There are midlife crises; then there are late-life crises
Even by his own measures, my patient I’ll call Morris considered himself to be going off the rails. Against his better judgment but driven by a compelling and yet mysterious siren, Morris donned a pair of designer jeans and an untucked paisley-patterned shirt, got behind the wheel of his car for the first time in five years, and drove 30 miles through Miami traffic at night to start an affair with a woman he had recently met.
Morris was not acting like his usual 93-year-old self, but he didn’t care. This otherwise bright and logical man abandoned his role as a meticulous caregiver for his cognitively-impaired wife and left her at home with her aide in order to plunge into a romantic rendezvous. When he came to see me several months into the affair, Morris was wide-eyed and drunk with love, feeling as if he were recapturing his lost youth. At the same time, he was confused and guilt-ridden by his behaviors, knowing that he was somewhat out of control.
We typically imagine that people go through such crises of identity, belief or purpose at midlife, when the first gray wisps of mortality begin to rear up and remind us that the time to live out our dreams may be shorter than we think. But truth be told, the phenomenon of the midlife crisis has never been proved to exist, statistically. Its purported driving factors – fears of mortality, losses of role and relationships, and professional burnout – seem more appropriate now to those much older than midlife.
Enter the late-life crisis as a trend I am seeing increasingly in my geriatric psychiatry practice, in which individuals in their 70s through 90s are wrestling with existential questions that eluded their psyches during middle-aged years of active work, love and play. Now, facing a true twilight of illness, disability and loss, all hell can sometimes break loose in these older lives.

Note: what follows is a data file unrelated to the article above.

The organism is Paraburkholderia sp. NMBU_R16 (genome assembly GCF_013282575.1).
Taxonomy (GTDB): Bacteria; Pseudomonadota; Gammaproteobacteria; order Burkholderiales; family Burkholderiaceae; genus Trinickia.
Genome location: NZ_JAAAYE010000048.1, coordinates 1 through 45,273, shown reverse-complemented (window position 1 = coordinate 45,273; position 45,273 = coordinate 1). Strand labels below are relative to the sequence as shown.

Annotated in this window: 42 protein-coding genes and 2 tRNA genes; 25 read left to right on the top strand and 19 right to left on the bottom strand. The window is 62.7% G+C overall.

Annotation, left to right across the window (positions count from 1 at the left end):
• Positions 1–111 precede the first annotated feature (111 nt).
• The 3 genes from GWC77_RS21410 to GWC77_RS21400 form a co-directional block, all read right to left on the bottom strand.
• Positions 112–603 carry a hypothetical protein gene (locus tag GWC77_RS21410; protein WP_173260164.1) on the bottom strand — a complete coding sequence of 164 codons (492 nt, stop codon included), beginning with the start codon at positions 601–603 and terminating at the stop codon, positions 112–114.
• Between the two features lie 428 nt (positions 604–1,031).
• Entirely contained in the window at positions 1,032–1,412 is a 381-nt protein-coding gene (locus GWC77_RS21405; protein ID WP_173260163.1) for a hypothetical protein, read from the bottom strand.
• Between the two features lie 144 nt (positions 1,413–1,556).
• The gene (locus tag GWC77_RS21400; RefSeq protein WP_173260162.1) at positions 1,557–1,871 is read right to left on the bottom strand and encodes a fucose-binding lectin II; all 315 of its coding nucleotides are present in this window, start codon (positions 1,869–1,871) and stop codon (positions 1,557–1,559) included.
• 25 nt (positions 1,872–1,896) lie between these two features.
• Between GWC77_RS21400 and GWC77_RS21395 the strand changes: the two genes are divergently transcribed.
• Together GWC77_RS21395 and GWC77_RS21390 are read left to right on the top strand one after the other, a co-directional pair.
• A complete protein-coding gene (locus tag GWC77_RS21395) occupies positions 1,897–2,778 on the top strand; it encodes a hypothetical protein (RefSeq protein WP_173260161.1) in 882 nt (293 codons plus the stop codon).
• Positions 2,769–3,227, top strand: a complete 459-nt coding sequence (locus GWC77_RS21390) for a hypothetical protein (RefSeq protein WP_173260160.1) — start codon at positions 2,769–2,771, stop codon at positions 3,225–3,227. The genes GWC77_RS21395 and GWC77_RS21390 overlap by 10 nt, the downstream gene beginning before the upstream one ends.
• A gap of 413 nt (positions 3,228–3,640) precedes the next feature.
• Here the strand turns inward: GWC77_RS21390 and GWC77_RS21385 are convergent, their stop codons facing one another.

There are few studies that have actually examined the concept of a late-life crisis, but the small literature that does exist has described the phenomenon as a period of months or years in which a major life transition or stressor overwhelms a person’s ability to cope, resulting in uncharacteristic emotional and behavioral eruptions. In one interesting study of late-life crises, researchers Oliver Robinson and Xander Stell found several common denominators among their subjects. Most crises were induced by multiple stressful events that involved losses and occurred in close proximity. These stressors led to a period of instability in which the individuals generally felt a loss of identity and self-worth, began to disengage from usual activities, and felt depressed or even despairing.
Morris, for example, felt trapped by his wife’s dementia and didn’t know how to cope with constant feelings of burden and inadequacy. When he met a younger woman of 80 who was enamored of his sense of humor and savoir-faire, Morris became infatuated with both the lady and his awakened sense of purpose. Out of a crisis came behaviors that seemed risky and unhinged for Morris – but it brought some measure of satisfaction. I’ve had other older patients who have had crises after losing a lifelong partner, or long-held religious beliefs, and feel as if everything that made their worlds safe and sensible has been lost. In response, they start doing things impulsively and against their better judgment – like one patient who bought a Harley at age 83 and started riding around until he was almost killed when he wiped out on a rain-slicked road, or another patient who became a 90-year-old pothead. With many of these patients, I’ve morphed from a worried father of three teenage boys to a worried therapist of teenage-behaving octogenarians.
According to Robinson and Stell, the eventual outcomes of late-life crises could be positive or negative, depending on whether the individuals were able to find some acceptance of their circumstances and then either re-engage with new purpose and pursuits or establish a less-engaged lifestyle that is still fulfilling. For his own part, Morris ran out of gas both literally and figuratively, and could no longer transport himself with enough frequency to maintain his love affair. Instead, he found a group of other caregivers with whom he could share some well-needed respite time out of the house – and who could pick him up.
A late-life crisis is often both a cause of instability and a call for help. It stems from losses and other stresses that should be recognized and addressed, especially when they give rise to significant depression, despair or risky behaviors that may bring harm or even potential ruin to the suffering soul. The key is to find support and guidance toward more meaningful ways of coping and re-engaging with life.
Marc Agronin is a geriatric psychiatrist at Miami Jewish Health in Miami, Florida and the author of “How We Age” and “The Dementia Caregiver: A Guide to Caring for Someone with Alzheimer’s Disease and Other Neurocognitive Disorders.”